Why are fewer Americans trying to lose weight?
(CNN)Diet is “a four-letter word for failure,” if you ask Teena Henson.
In the past, the 57-year-old Gilmer, Texas, resident would try fad diets that did nothing but leave her feeling frustrated, she said.
“There was one called a grapefruit diet or something where you didn’t eat anything but grapefruit,” Henson said. “If you do something like that, that’s what I meant by ‘diet’ being a failure.”
She didn’t consistently exercise, either. Although she didn’t have any serious health conditions, she knew that her lifestyle was killing her. Henson was 5-foot-4 and 332 pounds.
Then, about six years ago, Henson was listening to the radio when an ad for Anytime Fitness blasted through the speakers. She said a quick prayer: “God, I wish we had one of those here.”
Two weeks later, a gym opened in her neighborhood.
“I looked at it as an answered prayer,” Henson said. “If that hadn’t happened, there’s a possibility I could have died or have any of the conditions associated with being obese. There’s a history of heart disease and diabetes in my family. I was headed in that direction, and I didn’t want to go there.”
The new paper showed that more than 30% of Americans said they were obese in 2015, compared with about 19% in 1997. Of those who were overweight or obese, about 49% said they were trying to lose weight in 2014, compared with about 55% in 1994.
“I’ve pondered that several times, as to why some people would want to be unhealthy when they can be healthy, but there are so many variables in someone’s life that you don’t know about,” Henson said.
“I can’t sit in judgment as to why that person wants to or doesn’t want to. I just know what I needed and what I needed to do to change,” she said. “You can’t change what you’ve tried in the past, but you can set your sights for a better future.
“Everyone’s on a different path, a different journey,” Henson said.
Is there a ‘new normal’?
Passing judgment, body shaming and weight discrimination are problematic for public health. Some doctors hope to make that clear while stressing the importance of reducing obesity, which has become an epidemic in America.
As obesity rates have increased, what many people perceive as “overweight” or a “normal weight” has shifted, said Dr. Jian Zhang, an associate professor at Georgia Southern University’s College of Public Health and lead author of the new paper.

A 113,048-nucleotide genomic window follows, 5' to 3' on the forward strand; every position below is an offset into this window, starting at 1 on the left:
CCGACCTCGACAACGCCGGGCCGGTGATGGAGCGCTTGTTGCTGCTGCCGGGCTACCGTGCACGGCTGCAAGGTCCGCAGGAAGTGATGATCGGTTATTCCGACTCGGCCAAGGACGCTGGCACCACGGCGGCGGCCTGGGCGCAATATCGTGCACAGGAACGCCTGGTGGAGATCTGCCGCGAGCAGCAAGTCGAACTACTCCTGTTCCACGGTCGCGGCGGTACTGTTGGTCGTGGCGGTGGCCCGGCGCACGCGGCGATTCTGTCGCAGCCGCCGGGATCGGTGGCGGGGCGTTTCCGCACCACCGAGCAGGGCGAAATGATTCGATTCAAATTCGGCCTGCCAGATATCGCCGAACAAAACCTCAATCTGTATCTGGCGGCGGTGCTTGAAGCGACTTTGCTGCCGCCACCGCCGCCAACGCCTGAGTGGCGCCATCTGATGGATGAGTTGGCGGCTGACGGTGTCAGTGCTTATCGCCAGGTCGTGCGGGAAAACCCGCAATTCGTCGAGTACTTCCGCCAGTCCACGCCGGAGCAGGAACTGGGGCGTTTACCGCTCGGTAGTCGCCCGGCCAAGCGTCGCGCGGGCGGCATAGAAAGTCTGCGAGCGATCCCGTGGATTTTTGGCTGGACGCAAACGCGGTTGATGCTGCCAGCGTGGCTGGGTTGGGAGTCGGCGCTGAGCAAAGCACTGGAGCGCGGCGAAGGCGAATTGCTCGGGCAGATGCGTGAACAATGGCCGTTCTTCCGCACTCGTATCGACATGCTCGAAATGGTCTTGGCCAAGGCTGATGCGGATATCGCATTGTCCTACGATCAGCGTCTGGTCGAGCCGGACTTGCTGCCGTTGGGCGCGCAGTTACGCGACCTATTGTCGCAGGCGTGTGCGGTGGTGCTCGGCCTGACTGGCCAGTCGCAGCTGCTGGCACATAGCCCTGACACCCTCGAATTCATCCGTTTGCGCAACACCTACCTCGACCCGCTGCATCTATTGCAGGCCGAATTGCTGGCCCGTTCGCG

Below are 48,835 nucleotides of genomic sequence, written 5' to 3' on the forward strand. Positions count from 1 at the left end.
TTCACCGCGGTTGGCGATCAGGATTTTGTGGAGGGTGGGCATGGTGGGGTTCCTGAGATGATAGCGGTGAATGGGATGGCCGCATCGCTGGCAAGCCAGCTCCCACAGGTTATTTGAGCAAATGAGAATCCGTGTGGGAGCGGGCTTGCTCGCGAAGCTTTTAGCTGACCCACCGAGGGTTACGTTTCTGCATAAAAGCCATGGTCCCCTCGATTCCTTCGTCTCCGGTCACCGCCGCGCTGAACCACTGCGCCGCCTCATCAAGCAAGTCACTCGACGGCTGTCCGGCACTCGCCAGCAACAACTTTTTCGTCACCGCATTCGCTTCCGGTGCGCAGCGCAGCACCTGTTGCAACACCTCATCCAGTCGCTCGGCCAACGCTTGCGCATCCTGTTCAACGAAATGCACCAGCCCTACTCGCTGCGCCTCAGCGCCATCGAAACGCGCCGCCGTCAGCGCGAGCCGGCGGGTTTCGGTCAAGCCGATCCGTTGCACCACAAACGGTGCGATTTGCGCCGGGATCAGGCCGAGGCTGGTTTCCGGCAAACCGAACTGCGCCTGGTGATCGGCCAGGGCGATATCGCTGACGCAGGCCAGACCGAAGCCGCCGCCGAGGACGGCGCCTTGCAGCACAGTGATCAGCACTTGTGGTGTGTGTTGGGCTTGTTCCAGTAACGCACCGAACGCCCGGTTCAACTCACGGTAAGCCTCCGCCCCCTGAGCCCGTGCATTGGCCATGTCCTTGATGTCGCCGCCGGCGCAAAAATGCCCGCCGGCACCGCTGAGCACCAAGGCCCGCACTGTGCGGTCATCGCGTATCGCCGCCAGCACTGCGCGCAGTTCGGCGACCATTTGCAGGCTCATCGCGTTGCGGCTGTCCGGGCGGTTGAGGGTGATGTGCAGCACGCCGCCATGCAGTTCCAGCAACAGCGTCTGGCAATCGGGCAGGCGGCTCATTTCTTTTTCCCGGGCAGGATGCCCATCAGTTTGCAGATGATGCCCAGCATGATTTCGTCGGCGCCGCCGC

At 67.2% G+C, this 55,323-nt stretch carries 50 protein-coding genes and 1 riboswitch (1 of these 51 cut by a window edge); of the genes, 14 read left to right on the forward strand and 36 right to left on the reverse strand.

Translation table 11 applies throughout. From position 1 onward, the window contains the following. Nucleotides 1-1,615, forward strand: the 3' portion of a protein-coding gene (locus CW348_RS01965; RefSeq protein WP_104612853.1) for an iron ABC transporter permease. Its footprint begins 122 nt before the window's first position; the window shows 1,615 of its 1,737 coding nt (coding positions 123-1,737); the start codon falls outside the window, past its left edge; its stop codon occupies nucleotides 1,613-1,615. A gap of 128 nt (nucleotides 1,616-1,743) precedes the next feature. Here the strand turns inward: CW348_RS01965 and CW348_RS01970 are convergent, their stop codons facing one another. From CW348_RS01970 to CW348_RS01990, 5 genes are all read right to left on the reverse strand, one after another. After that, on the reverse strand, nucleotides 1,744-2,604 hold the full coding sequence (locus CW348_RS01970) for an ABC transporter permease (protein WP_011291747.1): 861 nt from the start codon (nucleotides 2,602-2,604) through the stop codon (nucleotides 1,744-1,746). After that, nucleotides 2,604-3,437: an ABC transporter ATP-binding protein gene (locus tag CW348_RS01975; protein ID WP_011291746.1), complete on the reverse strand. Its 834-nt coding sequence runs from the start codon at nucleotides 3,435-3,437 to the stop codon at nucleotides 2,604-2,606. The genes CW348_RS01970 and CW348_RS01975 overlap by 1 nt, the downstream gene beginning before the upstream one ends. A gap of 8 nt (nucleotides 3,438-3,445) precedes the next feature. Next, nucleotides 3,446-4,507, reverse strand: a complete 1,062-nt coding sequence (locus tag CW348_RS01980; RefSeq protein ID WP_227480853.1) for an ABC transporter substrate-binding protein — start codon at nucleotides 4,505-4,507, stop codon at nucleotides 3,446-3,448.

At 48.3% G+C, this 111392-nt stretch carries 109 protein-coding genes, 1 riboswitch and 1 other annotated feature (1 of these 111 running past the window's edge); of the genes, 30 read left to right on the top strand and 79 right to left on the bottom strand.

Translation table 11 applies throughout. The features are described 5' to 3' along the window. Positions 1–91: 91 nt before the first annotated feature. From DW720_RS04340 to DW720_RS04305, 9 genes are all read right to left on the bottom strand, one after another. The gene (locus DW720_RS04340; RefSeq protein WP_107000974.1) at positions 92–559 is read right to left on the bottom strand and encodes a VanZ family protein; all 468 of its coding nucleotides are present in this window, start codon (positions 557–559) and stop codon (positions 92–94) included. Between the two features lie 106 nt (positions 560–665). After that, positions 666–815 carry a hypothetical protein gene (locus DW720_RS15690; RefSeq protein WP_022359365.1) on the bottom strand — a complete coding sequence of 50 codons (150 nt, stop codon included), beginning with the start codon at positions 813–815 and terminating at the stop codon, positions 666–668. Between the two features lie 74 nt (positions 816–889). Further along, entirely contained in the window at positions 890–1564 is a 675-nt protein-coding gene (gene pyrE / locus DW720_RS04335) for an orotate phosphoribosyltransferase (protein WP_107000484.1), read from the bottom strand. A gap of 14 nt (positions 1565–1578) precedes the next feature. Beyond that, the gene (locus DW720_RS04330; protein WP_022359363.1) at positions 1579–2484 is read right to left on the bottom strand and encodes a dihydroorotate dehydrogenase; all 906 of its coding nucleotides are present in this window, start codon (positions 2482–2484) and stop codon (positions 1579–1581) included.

In previous research, Zhang and his colleagues found that more overweight or obese adolescents incorrectly believed that their body weights were “just fine,” compared with adolescents in the late 1980s and early 1990s.
For the new paper, “we hypothesized that the prevalent misperception may lead to a lack of motivation to lose weight. The current study just provides the missing piece of the puzzle,” Zhang said.
“We are stuck in a vicious cycle. More people are getting obese; more are fine with their weight; when they are looking around, they find more persons with even larger bodies, and more are getting less motivated to lose weight, and in turn, we are getting even heavier,” he said.
Dr. Randy Rockney, a pediatrician at Hasbro Children’s Hospital in Providence, Rhode Island, has noticed the same thing happening among children, he said.
“Increasing obesity and overweight trends probably result in ‘new normals,’ ” said Rockney, who was not involved in the new paper.
“Looking at society in general, overweight and obese people are less likely to perceive themselves as aberrant,” he said. “It’s really hard to lose weight, but it’s not impossible, and I think there are a lot of people who have given up.”
Rockney, 63, knows those challenges too well.
A pediatrician and his weight struggles
Rockney has always been an avid exerciser, as well as a foodie. He has never been obese but often falls within the overweight category, he said.
Standing at 6-foot-1, Rockney said his weight has fluctuated since he was in medical school, from the mid-180s to a high of 218, which meets the criteria for “overweight.”
Rockney never really made an effort to closely monitor his weight or lose pounds until well into his 50s, he said. That’s when his blood-sugar levels started creeping up, a sign of prediabetes.
“The numbers are very sensitive to my weight,” he said of his blood-sugar levels. “If I go up by five pounds, it will change the numbers adversely, and then, conversely, losing five pounds makes a significant improvement.”
So Rockney decided to enroll in a weight loss study at work. He began calculating and restricting his fat and calorie intake, recording the foods and drinks he consumed, and weighing himself. He dropped to 193 pounds.
The weight loss was tough but not impossible, Rockney said. “I am more weight conscientious than I was, particularly regarding diet. I regained some of the weight I lost but remain well under where I started.”
He said he currently weighs about 203 pounds, which technically still places his body mass index in the overweight category.
“A lot of physicians are conscious of this, that it’s hard to preach healthy diet and exercise and healthy weight if you as a physician are not at a healthy weight,” he said. “Among my patients and their families, excess weight continues to be a very common problem. We try to help them, but it can be challenging.”
‘It’s painful. It’s hard to drop pounds’
The new paper in JAMA included data on 27,350 overweight and obese adults who reported whether they were trying to lose weight between 1988 and 1994, 1999 and 2004, and 2009 and 2014.
The data, which were based on self-reports, came from the National Health and Nutrition Examination Survey.